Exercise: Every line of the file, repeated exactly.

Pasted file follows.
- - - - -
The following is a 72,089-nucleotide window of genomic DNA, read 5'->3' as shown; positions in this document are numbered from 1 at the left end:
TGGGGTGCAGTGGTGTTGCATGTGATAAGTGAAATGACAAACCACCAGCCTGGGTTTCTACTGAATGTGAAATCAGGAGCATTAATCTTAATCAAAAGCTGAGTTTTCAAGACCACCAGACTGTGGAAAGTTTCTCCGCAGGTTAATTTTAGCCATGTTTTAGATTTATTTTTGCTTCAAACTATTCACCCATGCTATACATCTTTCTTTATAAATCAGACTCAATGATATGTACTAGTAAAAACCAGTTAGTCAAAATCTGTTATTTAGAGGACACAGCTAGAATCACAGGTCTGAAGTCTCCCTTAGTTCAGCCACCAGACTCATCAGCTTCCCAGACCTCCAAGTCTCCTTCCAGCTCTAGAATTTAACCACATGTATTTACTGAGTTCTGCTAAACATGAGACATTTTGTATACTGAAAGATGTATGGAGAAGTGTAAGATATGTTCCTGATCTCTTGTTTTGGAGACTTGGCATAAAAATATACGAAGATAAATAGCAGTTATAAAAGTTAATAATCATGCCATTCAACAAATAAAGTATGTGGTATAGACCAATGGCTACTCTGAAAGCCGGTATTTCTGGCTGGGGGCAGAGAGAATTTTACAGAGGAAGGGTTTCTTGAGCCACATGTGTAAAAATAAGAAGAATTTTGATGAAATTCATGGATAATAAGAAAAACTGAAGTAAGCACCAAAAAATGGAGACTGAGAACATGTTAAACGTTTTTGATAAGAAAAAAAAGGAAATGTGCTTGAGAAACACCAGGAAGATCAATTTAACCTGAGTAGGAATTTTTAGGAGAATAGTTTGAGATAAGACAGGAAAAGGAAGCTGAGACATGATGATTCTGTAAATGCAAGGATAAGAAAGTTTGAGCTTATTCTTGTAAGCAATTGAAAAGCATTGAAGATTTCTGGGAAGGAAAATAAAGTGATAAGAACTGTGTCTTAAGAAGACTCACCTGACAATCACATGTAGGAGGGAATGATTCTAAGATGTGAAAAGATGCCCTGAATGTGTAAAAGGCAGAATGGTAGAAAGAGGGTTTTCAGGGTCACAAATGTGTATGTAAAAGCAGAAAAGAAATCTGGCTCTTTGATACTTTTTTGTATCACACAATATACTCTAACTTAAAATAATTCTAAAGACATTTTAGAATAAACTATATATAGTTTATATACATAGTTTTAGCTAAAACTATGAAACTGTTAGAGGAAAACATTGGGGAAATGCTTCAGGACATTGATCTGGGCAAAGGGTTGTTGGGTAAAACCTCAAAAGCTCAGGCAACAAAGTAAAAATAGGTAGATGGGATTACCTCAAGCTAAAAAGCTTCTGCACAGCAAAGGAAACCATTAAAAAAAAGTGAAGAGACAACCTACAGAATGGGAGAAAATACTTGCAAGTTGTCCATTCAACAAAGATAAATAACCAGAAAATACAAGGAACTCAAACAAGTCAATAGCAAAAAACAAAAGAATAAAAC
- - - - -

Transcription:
The following is a 72,089-nucleotide window of genomic DNA, read 5'->3' as shown; positions in this document are numbered from 1 at the left end:
TGGGGTGCAGTGGTGTTGCATGTGATAAGTGAAATGACAAACCACCAGCCTGGGTTTCTACTGAATGTGAAATCAGGAGCATTAATCTTAATCAAAAGCTGAGTTTTCAAGACCACCAGACTGTGGAAAGTTTCTCCGCAGGTTAATTTTAGCCATGTTTTAGATTTATTTTTGCTTCAAACTATTCACCCATGCTATACATCTTTCTTTATAAATCAGACTCAATGATATGTACTAGTAAAAACCAGTTAGTCAAAATCTGTTATTTAGAGGACACAGCTAGAATCACAGGTCTGAAGTCTCCCTTAGTTCAGCCACCAGACTCATCAGCTTCCCAGACCTCCAAGTCTCCTTCCAGCTCTAGAATTTAACCACATGTATTTACTGAGTTCTGCTAAACATGAGACATTTTGTATACTGAAAGATGTATGGAGAAGTGTAAGATATGTTCCTGATCTCTTGTTTTGGAGACTTGGCATAAAAATATACGAAGATAAATAGCAGTTATAAAAGTTAATAATCATGCCATTCAACAAATAAAGTATGTGGTATAGACCAATGGCTACTCTGAAAGCCGGTATTTCTGGCTGGGGGCAGAGAGAATTTTACAGAGGAAGGGTTTCTTGAGCCACATGTGTAAAAATAAGAAGAATTTTGATGAAATTCATGGATAATAAGAAAAACTGAAGTAAGCACCAAAAAATGGAGACTGAGAACATGTTAAACGTTTTTGATAAGAAAAAAAAGGAAATGTGCTTGAGAAACACCAGGAAGATCAATTTAACCTGAGTAGGAATTTTTAGGAGAATAGTTTGAGATAAGACAGGAAAAGGAAGCTGAGACATGATGATTCTGTAAATGCAAGGATAAGAAAGTTTGAGCTTATTCTTGTAAGCAATTGAAAAGCATTGAAGATTTCTGGGAAGGAAAATAAAGTGATAAGAACTGTGTCTTAAGAAGACTCACCTGACAATCACATGTAGGAGGGAATGATTCTAAGATGTGAAAAGATGCCCTGAATGTGTAAAAGGCAGAATGGTAGAAAGAGGGTTTTCAGGGTCACAAATGTGTATGTAAAAGCAGAAAAGAAATCTGGCTCTTTGATACTTTTTTGTATCACACAATATACTCTAACTTAAAATAATTCTAAAGACATTTTAGAATAAACTATATATAGTTTATATACATAGTTTTAGCTAAAACTATGAAACTGTTAGAGGAAAACATTGGGGAAATGCTTCAGGACATTGATCTGGGCAAAGGGTTGTTGGGTAAAACCTCAAAAGCTCAGGCAACAAAGTAAAAATAGGTAGATGGGATTACCTCAAGCTAAAAAGCTTCTGCACAGCAAAGGAAACCATTAAAAAAAAGTGAAGAGACAACCTACAGAATGGGAGAAAATACTTGCAAGTTGTCCATTCAACAAAGATAAATAACCAGAAAATACAAGGAACTCAAACAAGTCAATAGCAAAAAACAAAAGAATAAAAC